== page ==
Spice Route

Everything about Asafoetida

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Hing 1

Seasoning your food can add a zing like no other and if there is one seasoning that can immediately change the taste of your food, the hands down winner is asafoetida. Asafoetida known as ‘food of the gods’ is a dried gum extracted from the taproot of a herb plant called Ferula which grows perennially. The word asafoetida is a semantic meeting of East and West and aza signifies “sap” or “mastic” in Persian and foetida means “stinking” in Latin. “Asafoetida has remained a part of the Indian spice box for quite a long time and keeps on being utilized both in cooking and in solution in India. Its use in old home grown medication dates to the 7th century B.C. It is used extensively in a variety of cuisines and it also has balancing properties,” says a spokesperson from Bodega Cantina-Y-Bar, Kolkata. One of the most expressive sayings in India is the phrase, ‘Hing lage na Phitkari, rang bhi chowka aeh’’, meaning, ‘to have a gain without much effort, emphasize the characteristics of the asafoetida.’ Chef Vikas Pant, Radisson Blu Paschim Vihar explains, “asafoetida is also use as a substitute for no onion and garlic food. Asafoetida is use for an added flavour and aroma. It smells best with ghee and is used as a digestive also.” Chef Vicky Ratnani, Head Chef, The Korner House adds, “hing was actually found around Iran and Persia, the spice was supposed to be considered with meat and considered yogic to eat. Also, Hing is reminiscent of onion and garlic and is therefore used while cooking during a fasting period. Kashmiri Hing is the best in our country.”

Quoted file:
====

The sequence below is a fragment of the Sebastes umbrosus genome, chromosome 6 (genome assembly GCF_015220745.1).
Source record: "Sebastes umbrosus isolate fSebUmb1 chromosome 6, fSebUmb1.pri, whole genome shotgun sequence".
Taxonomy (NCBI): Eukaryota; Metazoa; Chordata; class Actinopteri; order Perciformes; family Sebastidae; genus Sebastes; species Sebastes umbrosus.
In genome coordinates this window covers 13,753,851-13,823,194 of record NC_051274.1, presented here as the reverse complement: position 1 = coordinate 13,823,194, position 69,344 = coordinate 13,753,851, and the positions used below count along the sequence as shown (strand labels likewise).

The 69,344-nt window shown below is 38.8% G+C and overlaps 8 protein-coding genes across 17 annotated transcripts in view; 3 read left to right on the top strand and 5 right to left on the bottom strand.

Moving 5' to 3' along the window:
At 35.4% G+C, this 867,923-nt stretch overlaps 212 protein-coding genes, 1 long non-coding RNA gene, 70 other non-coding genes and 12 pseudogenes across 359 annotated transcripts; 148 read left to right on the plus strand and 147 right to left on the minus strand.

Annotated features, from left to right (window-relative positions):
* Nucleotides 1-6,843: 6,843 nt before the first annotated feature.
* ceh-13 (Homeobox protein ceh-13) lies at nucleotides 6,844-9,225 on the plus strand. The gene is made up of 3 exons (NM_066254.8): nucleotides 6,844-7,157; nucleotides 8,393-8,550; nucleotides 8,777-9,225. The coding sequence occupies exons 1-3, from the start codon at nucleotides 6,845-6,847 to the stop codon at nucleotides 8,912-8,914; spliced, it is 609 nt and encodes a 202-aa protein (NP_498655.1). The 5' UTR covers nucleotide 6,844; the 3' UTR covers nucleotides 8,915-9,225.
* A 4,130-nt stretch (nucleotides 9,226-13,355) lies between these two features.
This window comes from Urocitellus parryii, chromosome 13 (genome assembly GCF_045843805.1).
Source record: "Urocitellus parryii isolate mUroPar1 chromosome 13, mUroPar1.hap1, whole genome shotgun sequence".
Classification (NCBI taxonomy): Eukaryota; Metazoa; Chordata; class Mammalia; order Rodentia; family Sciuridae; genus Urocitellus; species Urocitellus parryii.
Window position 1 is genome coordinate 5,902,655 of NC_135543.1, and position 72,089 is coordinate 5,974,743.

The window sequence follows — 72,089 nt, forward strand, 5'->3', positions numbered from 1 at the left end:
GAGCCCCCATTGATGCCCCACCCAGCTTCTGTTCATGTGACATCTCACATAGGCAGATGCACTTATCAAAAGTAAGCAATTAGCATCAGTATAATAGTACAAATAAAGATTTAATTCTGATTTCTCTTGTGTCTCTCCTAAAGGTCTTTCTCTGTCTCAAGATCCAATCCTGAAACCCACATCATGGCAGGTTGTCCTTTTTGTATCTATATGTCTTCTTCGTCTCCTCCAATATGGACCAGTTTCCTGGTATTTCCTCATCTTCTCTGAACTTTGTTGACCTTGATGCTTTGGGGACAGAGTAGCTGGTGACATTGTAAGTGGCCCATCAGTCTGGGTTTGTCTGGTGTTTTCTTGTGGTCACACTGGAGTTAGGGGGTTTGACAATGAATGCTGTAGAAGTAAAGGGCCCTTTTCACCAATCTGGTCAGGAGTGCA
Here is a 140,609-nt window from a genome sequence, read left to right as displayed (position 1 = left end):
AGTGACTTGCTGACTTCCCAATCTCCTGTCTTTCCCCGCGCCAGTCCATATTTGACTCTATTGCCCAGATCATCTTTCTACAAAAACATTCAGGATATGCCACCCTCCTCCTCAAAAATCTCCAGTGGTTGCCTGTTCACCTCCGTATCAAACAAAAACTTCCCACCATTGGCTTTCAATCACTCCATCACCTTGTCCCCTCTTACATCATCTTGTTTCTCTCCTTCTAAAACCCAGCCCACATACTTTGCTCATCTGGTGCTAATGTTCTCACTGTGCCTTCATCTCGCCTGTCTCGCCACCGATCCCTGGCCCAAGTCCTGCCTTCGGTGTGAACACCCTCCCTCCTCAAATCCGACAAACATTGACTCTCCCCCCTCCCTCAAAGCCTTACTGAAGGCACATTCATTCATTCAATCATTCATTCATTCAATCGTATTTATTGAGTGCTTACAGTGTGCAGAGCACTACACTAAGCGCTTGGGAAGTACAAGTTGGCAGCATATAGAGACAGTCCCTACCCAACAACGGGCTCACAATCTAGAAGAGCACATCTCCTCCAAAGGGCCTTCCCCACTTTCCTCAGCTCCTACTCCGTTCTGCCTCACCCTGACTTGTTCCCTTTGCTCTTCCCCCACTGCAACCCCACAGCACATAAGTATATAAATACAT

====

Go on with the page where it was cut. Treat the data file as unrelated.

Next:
Kashmiri Pundits use asafoetida in Haaq Saag, Nadir Gaad, Dum Olav, and a popular dish in Uttar Pradesh, called Hing-jeera Aloo, uses it as the primary spice component. “It is also added to Bhutte Ki Khees, a much-loved dish in Madhya Pradesh. In Rajasthan, this spice is used for tempering while in Bengal, it is used extensively in different fish preparations. The South Indian cuisine uses this spice for almost all dishes especially vegetarian including Sambar, Rasam, Pappu, among many others,” says Chef Saurabh Udinia, Chef de Cuisine – Modern Indian, Massive Restaurants Pvt. Ltd. The Indian dishes where the spice finds use are in dal and pickle tempering, sambar, rasam, cheewra, fish curries, dishes without onion and garlic. Ashvini Kumar, Executive Chef, Four Points by Sheraton Navi Mumbai, says, “in India, it is widely used in Karnataka cuisine, Gujarati cuisine and Tamil Nadu cuisine, which is mainly vegetarian, and is frequently used to tone sweet, sour, salty and spicy components of food.”